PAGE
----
Episode 575: A Snap is Something Thanos Does for Money

On the Overthinking It Podcast, we tackle “Spider-Man: Far From Home” starring Tom Holland, Samuel L. Jackson, and Jake Gyllenhaal.

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Peter Fenzel returns (he had been far from home) to join Mark Lee and Matt Wrather to discuss Spider-Man: Far From Home, the bagatelle at the end of the MCU Symphony.

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6 Comments on “Episode 575: A Snap is Something Thanos Does for Money”

  1. Three Act Destructure #

    Off the top, just wanted to point out that the Russo Bros., having been asked in interviews, apparently believe that the Hulk’s counter-snappening in Endgame was done in such a way that everyone who came back was basically safe-ish. That apparently doesn’t include being immediately body-checked by a basketball player.

    Also, just to answer a question that came up during the podcast, yes, Spider-Man has unmasked himself before. Probably a few times but, outside of “What If?” stories, the really big one was when he registered as a superhero during Civil War. If I remember correctly, this somehow led to Aunt May dying and then Spider-Man made a literal deal with the literal devil (named Mephisto here, but basically the literal devil) to bring her back and also undo the big public revelation. In exchange, he wiped his marriage to Mary Jane from the timeline for what basically boiled down to editorial reasons. This was all very dumb and is widely regarded as one of the worst comic books Marvel has ever made. Personally, I would LOVE to see the MCU somehow salvage an adaptation of this but more than likely they’ll just go in a totally different direction with it. Probably for the best.

    It looks like Far From Home is stumbling into what’s now a pretty classic problematization of superhero movies: when the villain speaks, people listen. We’re usually not supposed to. But that’s just how it works. Sometimes people play around with this. Killmonger, for example, is not supposed to be outright dismissed in the same way that the Joker from The Dark Knight is. Regardless, their ideas are given about the same level of credence.

    Mysterio may have a lot to say about the dangers of superhero stories. But, you know, he’s also a supervillain. So of course he feels that way. Within the context of the MCU, is Nick Fury really a better choice to hold EDITH than Peter Parker would be? The guy who allowed his super-spy agency to be infected with Nazis? The guy who wanted to point space lasers at everyone on Earth? The guy who is currently actually an alien in disguise?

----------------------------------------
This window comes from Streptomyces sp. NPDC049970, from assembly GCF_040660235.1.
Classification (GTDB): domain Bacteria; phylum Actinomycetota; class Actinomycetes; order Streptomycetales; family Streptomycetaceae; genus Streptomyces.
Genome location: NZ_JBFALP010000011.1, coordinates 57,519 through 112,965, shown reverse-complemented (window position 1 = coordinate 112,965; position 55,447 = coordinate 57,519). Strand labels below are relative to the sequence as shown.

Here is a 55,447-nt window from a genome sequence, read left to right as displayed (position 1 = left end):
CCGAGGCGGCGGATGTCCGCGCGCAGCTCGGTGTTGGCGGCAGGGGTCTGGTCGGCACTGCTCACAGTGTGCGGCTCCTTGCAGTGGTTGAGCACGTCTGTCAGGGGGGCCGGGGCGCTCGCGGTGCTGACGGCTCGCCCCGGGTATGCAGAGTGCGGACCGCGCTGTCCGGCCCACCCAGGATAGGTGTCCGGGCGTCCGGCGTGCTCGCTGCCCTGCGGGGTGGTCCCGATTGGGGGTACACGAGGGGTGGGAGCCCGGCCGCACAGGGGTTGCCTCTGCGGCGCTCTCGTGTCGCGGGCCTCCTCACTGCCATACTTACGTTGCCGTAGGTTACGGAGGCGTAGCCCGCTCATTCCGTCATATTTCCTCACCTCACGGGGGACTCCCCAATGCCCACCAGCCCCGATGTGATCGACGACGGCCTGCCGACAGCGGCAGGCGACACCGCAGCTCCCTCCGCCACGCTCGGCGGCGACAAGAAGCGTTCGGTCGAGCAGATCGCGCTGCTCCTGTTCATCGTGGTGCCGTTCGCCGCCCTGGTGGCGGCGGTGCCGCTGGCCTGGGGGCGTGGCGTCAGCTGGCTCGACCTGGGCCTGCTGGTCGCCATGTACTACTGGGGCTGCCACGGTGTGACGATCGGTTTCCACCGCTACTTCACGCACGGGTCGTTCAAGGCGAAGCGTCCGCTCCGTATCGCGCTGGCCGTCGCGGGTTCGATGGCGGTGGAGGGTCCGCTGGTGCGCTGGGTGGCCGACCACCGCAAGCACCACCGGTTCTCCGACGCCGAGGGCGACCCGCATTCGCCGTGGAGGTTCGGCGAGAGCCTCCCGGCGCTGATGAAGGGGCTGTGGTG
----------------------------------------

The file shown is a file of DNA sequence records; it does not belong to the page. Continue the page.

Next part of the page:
Was Tony Stark a worse choice to keep the Iron Man tech than the government (also, apparently, Nazi-infected) or The Dude, who was also a supervillain?

    So yeah, Mysterio is probably the voice of a lot of criticisms of the MCU. And within the MCU, it makes sense that he’s then the bad guy. But in a broader context, there’s a little more to this. We live in a world where political regressives engage in both constant character assassinations and also obstructionism for nothing better than petty power grabs and stabs at revenge against either individuals or some nebulous notion of the world itself. Wherein agitators who have neither courage nor moral integrity can hide behind their newfound, high-tech capability to create illusions in order to muddy the waters and seize authority away from the people who would use it properly. And wherein we often find the guardians of our institutions, too old and too out-of-touch to understand the foundations of this new reality, to be incapable of what feels to us like the most basic levels of fact-checking. Usually because they’re too distant from the situation to really care.

    Like The Vulture before him, Mysterio seems representative of a lot of teen anxieties. And right now, or maybe just always, most of those are being caused by an older generation that just really, really does not have its act together. Even the adults that are closer to Peter Parker are either goofily incompetent, like his teachers, or pushing him in a direction he doesn’t want to take, like Aunt May, or trying to move in on his home life in a way that feels uncomfortable, like Happy Hogan.

    I think that for me one of the reasons that this version of Spider-Man resonates in a way that the others never came close to being able to is because they’re actually about these tensions that arise from these liminal states of being that Spidey stories feel uniquely suited to capture, at least within the superhero genre. Adolescence, flirtation, rivalry, betrayal, hidden identity. This isn’t usually Captain America stuff, is it?